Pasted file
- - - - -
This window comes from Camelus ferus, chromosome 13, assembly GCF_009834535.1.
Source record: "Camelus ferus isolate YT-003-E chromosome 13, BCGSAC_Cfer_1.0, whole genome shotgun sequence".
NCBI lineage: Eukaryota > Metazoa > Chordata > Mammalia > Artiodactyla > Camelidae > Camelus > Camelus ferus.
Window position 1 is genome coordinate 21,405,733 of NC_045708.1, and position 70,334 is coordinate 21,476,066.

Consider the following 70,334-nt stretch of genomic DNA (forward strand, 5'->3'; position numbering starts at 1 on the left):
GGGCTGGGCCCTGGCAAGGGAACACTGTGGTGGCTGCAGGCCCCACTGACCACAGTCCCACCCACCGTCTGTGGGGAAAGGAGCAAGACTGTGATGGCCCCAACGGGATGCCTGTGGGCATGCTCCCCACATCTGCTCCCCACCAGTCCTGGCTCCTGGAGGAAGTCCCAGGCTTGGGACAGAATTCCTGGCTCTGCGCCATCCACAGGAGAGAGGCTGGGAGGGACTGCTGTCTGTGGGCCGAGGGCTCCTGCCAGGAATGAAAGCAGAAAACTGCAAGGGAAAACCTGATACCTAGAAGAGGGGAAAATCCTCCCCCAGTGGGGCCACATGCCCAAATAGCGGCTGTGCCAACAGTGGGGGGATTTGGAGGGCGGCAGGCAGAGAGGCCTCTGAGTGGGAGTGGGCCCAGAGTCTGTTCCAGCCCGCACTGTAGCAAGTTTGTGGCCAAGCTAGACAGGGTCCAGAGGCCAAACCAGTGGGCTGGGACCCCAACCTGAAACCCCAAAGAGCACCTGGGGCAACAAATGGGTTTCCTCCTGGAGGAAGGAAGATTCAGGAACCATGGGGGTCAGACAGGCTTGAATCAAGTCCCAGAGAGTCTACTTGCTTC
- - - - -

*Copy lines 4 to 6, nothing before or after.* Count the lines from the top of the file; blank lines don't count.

Window position 1 is genome coordinate 21,405,733 of NC_045708.1, and position 70,334 is coordinate 21,476,066.

Consider the following 70,334-nt stretch of genomic DNA (forward strand, 5'->3'; position numbering starts at 1 on the left):
GGGCTGGGCCCTGGCAAGGGAACACTGTGGTGGCTGCAGGCCCCACTGACCACAGTCCCACCCACCGTCTGTGGGGAAAGGAGCAAGACTGTGATGGCCCCAACGGGATGCCTGTGGGCATGCTCCCCACATCTGCTCCCCACCAGTCCTGGCTCCTGGAGGAAGTCCCAGGCTTGGGACAGAATTCCTGGCTCTGCGCCATCCACAGGAGAGAGGCTGGGAGGGACTGCTGTCTGTGGGCCGAGGGCTCCTGCCAGGAATGAAAGCAGAAAACTGCAAGGGAAAACCTGATACCTAGAAGAGGGGAAAATCCTCCCCCAGTGGGGCCACATGCCCAAATAGCGGCTGTGCCAACAGTGGGGGGATTTGGAGGGCGGCAGGCAGAGAGGCCTCTGAGTGGGAGTGGGCCCAGAGTCTGTTCCAGCCCGCACTGTAGCAAGTTTGTGGCCAAGCTAGACAGGGTCCAGAGGCCAAACCAGTGGGCTGGGACCCCAACCTGAAACCCCAAAGAGCACCTGGGGCAACAAATGGGTTTCCTCCTGGAGGAAGGAAGATTCAGGAACCATGGGGGTCAGACAGGCTTGAATCAAGTCCCAGAGAGTCTACTTGCTTC